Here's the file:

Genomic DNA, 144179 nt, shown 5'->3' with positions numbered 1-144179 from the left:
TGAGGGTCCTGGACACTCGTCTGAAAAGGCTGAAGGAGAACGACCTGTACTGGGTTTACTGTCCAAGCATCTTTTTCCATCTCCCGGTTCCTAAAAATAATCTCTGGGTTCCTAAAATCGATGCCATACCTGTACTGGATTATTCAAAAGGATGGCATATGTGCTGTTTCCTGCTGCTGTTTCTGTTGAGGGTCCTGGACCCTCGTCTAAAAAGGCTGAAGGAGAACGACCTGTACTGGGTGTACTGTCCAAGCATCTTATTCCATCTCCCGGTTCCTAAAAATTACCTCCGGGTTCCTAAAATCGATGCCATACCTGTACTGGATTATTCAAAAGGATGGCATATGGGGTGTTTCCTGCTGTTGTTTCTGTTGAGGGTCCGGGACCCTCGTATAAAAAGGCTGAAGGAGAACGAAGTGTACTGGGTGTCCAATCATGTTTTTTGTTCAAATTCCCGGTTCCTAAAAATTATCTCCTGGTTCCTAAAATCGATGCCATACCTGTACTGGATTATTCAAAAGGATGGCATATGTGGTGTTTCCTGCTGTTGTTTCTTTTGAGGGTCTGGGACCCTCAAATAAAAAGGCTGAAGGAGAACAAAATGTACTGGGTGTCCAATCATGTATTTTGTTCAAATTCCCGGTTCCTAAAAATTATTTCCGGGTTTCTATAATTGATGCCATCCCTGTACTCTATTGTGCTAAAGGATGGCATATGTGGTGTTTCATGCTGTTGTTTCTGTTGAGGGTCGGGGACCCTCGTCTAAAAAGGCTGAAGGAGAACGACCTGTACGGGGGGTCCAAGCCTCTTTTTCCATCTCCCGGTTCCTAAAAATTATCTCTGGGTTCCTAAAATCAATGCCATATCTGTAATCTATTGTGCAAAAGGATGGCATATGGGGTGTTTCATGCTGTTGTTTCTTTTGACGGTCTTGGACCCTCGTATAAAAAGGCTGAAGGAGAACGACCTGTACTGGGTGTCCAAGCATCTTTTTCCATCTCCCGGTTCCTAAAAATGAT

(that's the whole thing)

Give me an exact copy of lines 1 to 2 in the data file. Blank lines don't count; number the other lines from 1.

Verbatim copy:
Genomic DNA, 144179 nt, shown 5'->3' with positions numbered 1-144179 from the left:
TGAGGGTCCTGGACACTCGTCTGAAAAGGCTGAAGGAGAACGACCTGTACTGGGTTTACTGTCCAAGCATCTTTTTCCATCTCCCGGTTCCTAAAAATAATCTCTGGGTTCCTAAAATCGATGCCATACCTGTACTGGATTATTCAAAAGGATGGCATATGTGCTGTTTCCTGCTGCTGTTTCTGTTGAGGGTCCTGGACCCTCGTCTAAAAAGGCTGAAGGAGAACGACCTGTACTGGGTGTACTGTCCAAGCATCTTATTCCATCTCCCGGTTCCTAAAAATTACCTCCGGGTTCCTAAAATCGATGCCATACCTGTACTGGATTATTCAAAAGGATGGCATATGGGGTGTTTCCTGCTGTTGTTTCTGTTGAGGGTCCGGGACCCTCGTATAAAAAGGCTGAAGGAGAACGAAGTGTACTGGGTGTCCAATCATGTTTTTTGTTCAAATTCCCGGTTCCTAAAAATTATCTCCTGGTTCCTAAAATCGATGCCATACCTGTACTGGATTATTCAAAAGGATGGCATATGTGGTGTTTCCTGCTGTTGTTTCTTTTGAGGGTCTGGGACCCTCAAATAAAAAGGCTGAAGGAGAACAAAATGTACTGGGTGTCCAATCATGTATTTTGTTCAAATTCCCGGTTCCTAAAAATTATTTCCGGGTTTCTATAATTGATGCCATCCCTGTACTCTATTGTGCTAAAGGATGGCATATGTGGTGTTTCATGCTGTTGTTTCTGTTGAGGGTCGGGGACCCTCGTCTAAAAAGGCTGAAGGAGAACGACCTGTACGGGGGGTCCAAGCCTCTTTTTCCATCTCCCGGTTCCTAAAAATTATCTCTGGGTTCCTAAAATCAATGCCATATCTGTAATCTATTGTGCAAAAGGATGGCATATGGGGTGTTTCATGCTGTTGTTTCTTTTGACGGTCTTGGACCCTCGTATAAAAAGGCTGAAGGAGAACGACCTGTACTGGGTGTCCAAGCATCTTTTTCCATCTCCCGGTTCCTAAAAATGAT